Both du Preez and I were avid supporters of the United Democratic Front before 1994. He voted for the ANC whilst I did not. I chose not to vote for the ANC because I believed that it would not serve the interests of those that elected them to public office. I believed that once Nelson Mandela left public office, the crass corruption and gross incompetence of the ruling party’s cadres would set in. And proceed to control all, or most, levers of political and economic power in our country.
Brink’s Rumours of Rain was written some years ago, long before the Sunset Clause was proposed by the late South African Communist Party leader, Joe Slovo, and signed and sealed by FW de Klerk’s ruling National Party government and Nelson Mandela’s African National Congress government-in-waiting.
Rumours of Rain can be defined as a plaas-roman (farm narrative). Its protagonist is a well-connected wealthy Afrikaner (Afrikaans-speaking white South African) businessman whose primary concern is the looming crises in apartheid South Africa and the maintenance of his material privilege.
The Sunset Clause essentially ensured that the hegemonic status quo of an élite group of white-owned corporate behemoths such as Anglo-American, Old Mutual and Naspers, amongst others, could maintain their control of the South African economy. It also set in motion the corrupt and racist malpractice of what is termed BBBEE (Broad-based black economic empowerment). Twenty years later, as Madiba is left voiceless and ailing in his sick bed in an upmarket (previously white) suburb called Houghton, the fruits of this so-called political compromise are being felt harshly today.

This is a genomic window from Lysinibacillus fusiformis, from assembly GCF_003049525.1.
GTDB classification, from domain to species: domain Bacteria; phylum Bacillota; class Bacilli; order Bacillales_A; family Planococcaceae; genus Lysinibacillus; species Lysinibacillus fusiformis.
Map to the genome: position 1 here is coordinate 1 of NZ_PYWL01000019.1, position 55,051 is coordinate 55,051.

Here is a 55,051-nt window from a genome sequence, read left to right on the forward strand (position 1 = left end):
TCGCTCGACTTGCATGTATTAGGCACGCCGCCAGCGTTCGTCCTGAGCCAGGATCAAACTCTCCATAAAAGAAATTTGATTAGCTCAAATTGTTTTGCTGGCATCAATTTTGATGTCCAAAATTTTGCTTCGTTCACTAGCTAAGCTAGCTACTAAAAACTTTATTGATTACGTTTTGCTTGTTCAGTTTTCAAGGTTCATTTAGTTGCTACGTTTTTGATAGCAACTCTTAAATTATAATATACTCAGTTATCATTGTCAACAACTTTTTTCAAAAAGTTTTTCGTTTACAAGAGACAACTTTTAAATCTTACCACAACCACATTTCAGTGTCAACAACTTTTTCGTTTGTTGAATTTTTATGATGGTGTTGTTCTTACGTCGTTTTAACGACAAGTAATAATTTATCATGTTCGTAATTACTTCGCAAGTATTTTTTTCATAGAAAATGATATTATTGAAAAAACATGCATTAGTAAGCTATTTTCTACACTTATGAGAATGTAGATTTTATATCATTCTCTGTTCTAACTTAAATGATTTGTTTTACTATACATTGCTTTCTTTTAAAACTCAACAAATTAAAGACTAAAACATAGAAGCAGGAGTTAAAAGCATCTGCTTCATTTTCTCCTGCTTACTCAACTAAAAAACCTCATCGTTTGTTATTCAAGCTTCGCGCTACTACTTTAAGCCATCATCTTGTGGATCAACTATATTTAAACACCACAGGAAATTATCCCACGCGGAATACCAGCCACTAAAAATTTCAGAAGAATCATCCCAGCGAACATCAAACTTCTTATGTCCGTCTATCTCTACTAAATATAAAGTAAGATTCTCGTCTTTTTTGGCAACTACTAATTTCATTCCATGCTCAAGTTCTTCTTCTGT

Millions of (mostly black) South Africans have effectively been excluded from having an equal and fair chance of accessing the country’s declining economy by way of a decent job, a functioning and profitable small enterprise, or even a small-holding on which to farm productively for the benefit of all. Indeed, Stats SA, a government-run department, will argue correctly that unemployment is dropping (slightly) and that more and more black South Africans are joining what we have come to call the wealthy middle-class.